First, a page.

Remember the rubber duckies that were lost from a barge in the Pacific Ocean in 1992? The floating toys have since been found all over the world, demonstrating the connectivity of currents in the oceans and putting a cute squeaky face on the problem of plastic pollution.
On July 30, flash floods hit Ellicott City in Howard County and devastated the historic Main Street. The flood waters, from six inches of rain in just two hours, damaged or destroyed more than 200 buildings. Cleanup is underway and disaster relief is coming, but the mess in the Patapsco River remains. Mary Catherine Cochran, executive director of the Patapsco Heritage Greenway, described the debris like this:
I was in a briefing on Monday morning after the Saturday night flood and was shown a photo of an Ellicott Mills Brewery keg that had washed up on the shores of Fort McHenry. Not everything moves as fast. The river between Ellicott City and Bloede Dam–and even beyond is still full of large and small debris. Log jams, cars swept away by the flood, little tiny Christmas figurines that floated out of shops on their styrofoam rafts. It is a daunting project that will require state and federal intervention. At this point the E. coli levels are still astronomically high in the river from multiple spills and so access to remove the debris must be limited. DNR has closed the park while they wrestle with this issue and we’ll know more about their approach within the week.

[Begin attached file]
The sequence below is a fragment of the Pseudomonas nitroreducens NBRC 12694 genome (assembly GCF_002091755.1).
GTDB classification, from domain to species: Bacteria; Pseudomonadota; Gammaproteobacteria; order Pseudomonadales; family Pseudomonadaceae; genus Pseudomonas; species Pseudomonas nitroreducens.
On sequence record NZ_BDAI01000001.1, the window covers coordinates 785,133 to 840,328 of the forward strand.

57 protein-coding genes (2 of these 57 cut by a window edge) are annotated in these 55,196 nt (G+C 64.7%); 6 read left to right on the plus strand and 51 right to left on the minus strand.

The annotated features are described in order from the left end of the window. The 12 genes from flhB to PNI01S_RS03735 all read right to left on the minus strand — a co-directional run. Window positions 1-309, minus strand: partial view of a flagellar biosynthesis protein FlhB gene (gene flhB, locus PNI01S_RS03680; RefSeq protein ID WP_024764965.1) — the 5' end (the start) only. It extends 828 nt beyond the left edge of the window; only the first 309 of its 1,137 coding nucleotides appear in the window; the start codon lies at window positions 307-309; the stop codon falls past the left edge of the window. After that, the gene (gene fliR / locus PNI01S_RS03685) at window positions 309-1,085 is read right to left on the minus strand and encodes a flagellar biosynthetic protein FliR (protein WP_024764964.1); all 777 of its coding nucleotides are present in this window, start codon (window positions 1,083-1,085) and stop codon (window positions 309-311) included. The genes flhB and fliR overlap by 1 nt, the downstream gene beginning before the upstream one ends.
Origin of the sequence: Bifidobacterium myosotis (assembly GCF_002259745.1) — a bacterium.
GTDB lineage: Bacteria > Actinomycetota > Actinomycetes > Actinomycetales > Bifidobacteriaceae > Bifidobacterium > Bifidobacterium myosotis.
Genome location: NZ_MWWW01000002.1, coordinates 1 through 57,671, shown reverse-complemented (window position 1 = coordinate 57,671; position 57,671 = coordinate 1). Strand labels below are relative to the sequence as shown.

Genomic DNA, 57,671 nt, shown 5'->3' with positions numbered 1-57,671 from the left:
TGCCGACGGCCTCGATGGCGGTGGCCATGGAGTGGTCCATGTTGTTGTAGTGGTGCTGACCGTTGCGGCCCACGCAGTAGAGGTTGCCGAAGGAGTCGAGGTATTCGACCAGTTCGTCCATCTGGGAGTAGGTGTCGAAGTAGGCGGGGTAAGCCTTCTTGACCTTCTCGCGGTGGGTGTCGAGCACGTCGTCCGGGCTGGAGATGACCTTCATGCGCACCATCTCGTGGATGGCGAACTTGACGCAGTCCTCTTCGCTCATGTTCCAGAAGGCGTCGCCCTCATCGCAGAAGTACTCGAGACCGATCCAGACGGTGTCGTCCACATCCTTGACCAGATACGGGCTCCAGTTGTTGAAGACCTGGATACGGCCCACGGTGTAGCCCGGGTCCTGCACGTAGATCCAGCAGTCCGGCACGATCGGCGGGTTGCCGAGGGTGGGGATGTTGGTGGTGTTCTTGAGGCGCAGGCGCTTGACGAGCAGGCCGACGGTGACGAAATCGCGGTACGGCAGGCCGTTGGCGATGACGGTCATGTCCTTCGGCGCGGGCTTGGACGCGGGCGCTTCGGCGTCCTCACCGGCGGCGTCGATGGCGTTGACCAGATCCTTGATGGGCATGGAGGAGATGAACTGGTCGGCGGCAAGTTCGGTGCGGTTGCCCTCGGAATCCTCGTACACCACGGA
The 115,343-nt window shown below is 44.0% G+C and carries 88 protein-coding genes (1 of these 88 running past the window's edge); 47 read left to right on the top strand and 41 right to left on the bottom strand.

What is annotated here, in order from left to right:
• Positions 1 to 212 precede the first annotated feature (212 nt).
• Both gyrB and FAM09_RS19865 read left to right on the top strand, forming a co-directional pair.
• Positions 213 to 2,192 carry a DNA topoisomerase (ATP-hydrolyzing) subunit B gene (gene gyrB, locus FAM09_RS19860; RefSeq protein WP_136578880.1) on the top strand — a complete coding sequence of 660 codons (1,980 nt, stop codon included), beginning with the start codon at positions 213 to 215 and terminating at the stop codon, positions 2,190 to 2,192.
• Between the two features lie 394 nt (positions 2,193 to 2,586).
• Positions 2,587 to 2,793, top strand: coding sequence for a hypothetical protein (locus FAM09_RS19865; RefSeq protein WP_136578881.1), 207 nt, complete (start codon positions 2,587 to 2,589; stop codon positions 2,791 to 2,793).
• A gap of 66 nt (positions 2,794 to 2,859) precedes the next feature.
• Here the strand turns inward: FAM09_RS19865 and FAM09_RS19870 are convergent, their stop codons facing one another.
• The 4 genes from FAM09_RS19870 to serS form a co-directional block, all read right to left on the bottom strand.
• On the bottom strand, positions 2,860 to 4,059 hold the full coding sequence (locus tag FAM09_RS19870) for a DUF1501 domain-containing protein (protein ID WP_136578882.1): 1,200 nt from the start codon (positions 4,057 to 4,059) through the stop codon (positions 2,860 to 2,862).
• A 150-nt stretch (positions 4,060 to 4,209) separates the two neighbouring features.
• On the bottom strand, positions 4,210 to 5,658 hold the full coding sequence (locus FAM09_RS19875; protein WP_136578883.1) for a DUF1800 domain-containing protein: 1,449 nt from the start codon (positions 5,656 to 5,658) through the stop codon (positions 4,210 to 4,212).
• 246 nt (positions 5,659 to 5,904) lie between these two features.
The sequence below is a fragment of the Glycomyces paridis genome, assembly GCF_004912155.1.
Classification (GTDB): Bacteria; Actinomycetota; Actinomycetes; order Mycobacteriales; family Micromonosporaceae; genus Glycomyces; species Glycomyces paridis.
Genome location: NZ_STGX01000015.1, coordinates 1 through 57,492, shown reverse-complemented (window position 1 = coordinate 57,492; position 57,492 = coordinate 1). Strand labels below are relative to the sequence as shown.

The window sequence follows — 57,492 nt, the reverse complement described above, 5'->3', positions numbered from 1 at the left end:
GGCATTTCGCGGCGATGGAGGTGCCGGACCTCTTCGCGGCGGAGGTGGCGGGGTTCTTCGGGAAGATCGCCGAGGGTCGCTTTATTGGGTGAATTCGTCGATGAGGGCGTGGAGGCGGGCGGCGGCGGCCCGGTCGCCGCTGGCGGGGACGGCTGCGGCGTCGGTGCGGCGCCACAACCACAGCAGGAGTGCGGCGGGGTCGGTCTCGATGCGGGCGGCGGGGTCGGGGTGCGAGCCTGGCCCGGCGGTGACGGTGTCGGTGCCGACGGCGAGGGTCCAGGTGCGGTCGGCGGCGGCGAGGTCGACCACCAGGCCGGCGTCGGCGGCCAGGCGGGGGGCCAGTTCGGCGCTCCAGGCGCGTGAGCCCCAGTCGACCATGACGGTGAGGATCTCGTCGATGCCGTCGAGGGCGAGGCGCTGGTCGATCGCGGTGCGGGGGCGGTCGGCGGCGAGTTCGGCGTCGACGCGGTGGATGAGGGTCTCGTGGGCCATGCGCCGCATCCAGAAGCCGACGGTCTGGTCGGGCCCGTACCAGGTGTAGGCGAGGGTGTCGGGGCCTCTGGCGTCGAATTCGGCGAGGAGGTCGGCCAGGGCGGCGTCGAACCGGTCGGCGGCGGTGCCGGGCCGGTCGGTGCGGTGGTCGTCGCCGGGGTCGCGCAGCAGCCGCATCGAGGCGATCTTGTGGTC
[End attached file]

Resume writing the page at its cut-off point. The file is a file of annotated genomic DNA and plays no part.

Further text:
Those figurines came from a couple of shops on Main Street
shop called Discoveries (edited August 15). Stream Watcher John Merryman found one Tuesday near the Route 1 bridge (5-6 miles away), indicating they are making their way downstream and will likely turn up in other places soon.
More than 80 turned up under the Ilchester Road bridge on July 31, August 5, and August 7.
We’re putting out the call on social media: If you find one of these, can you take a picture of it and post it with the tag #ECtreasures? We’ll get a Google Map going showing where they turn up and when, and maybe we can learn something about the flow of the whole debris field. You can tag us with @TrashFreeMD on Facebook, Twitter, and Instagram.